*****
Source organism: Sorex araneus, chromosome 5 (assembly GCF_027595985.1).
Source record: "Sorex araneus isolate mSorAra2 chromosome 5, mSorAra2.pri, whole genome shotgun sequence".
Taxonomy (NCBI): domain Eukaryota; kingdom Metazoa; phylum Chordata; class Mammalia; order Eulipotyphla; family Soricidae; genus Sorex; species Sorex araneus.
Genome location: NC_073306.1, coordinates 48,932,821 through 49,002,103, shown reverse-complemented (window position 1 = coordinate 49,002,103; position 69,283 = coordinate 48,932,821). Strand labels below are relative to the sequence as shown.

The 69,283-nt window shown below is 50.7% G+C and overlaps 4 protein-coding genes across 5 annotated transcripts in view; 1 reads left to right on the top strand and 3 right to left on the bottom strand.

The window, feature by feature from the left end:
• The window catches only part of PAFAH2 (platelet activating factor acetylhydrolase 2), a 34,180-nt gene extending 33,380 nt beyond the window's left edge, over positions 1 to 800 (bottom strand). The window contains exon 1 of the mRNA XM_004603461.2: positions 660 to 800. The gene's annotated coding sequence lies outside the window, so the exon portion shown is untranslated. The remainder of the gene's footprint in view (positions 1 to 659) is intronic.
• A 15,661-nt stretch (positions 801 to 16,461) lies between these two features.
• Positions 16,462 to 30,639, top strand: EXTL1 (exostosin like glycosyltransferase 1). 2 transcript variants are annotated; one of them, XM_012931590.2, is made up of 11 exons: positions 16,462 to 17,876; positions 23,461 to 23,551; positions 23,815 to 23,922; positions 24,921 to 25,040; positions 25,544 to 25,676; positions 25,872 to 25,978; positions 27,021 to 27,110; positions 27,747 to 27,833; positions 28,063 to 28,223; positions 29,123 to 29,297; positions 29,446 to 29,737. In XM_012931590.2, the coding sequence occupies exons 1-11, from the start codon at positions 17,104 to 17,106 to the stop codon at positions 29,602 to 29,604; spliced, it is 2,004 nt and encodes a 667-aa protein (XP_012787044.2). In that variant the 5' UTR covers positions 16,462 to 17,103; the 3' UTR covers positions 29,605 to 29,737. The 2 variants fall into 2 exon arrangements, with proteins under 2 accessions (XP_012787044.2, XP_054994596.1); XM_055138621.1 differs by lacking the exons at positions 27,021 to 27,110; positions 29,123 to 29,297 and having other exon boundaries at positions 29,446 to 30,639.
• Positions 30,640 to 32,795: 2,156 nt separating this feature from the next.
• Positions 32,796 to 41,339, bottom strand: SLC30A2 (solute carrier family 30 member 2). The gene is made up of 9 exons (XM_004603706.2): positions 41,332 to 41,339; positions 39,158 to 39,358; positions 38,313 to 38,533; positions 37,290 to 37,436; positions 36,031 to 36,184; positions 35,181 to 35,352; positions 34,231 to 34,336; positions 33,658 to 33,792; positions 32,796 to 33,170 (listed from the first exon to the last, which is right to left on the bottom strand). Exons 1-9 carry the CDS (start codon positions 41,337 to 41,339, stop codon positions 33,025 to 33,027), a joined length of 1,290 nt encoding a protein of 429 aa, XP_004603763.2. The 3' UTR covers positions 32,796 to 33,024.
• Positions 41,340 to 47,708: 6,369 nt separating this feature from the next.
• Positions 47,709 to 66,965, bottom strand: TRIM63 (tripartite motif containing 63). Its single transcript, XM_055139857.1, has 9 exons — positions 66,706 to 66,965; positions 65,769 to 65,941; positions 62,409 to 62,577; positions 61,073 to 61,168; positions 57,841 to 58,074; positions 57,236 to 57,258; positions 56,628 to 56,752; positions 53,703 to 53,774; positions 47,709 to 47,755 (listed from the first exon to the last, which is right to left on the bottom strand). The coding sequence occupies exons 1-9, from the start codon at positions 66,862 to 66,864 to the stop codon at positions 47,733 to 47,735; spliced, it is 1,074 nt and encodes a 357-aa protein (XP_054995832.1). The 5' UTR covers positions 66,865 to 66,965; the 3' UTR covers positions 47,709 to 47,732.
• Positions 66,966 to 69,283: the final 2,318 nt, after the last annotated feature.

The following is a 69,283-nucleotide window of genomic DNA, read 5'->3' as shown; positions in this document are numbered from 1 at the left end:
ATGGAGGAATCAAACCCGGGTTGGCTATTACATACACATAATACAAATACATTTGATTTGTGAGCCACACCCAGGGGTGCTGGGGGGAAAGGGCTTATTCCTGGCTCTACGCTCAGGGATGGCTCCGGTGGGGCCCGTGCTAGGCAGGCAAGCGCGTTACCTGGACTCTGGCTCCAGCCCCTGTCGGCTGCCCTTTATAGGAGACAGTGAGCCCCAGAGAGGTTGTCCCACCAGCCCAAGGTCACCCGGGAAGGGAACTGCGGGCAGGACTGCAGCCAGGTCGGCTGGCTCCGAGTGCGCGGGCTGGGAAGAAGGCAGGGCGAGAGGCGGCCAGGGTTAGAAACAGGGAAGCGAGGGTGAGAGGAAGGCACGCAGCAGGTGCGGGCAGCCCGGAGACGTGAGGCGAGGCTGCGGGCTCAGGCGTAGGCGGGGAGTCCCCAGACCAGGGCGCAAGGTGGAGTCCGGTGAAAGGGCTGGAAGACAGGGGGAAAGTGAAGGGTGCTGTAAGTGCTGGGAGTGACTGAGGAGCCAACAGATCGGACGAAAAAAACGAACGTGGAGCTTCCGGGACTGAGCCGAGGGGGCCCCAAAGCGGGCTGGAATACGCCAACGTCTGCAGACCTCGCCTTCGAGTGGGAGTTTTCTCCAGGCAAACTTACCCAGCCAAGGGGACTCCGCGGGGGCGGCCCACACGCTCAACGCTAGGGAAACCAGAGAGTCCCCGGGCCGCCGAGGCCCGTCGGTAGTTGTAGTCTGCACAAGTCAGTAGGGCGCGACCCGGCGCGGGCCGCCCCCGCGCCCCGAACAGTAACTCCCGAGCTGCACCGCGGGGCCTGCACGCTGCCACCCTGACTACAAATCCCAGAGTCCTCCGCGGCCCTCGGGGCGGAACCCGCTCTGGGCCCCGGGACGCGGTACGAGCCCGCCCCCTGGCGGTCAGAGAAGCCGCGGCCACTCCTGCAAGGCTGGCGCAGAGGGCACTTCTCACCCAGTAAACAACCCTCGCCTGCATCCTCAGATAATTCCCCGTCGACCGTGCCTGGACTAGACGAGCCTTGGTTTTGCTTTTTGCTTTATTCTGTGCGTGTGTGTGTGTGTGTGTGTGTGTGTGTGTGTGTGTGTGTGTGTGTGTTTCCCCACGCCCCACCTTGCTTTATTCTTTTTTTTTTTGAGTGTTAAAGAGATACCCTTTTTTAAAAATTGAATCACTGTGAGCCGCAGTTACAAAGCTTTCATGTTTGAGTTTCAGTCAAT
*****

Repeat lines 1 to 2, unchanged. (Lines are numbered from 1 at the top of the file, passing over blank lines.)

Source organism: Sorex araneus, chromosome 5 (assembly GCF_027595985.1).
Source record: "Sorex araneus isolate mSorAra2 chromosome 5, mSorAra2.pri, whole genome shotgun sequence".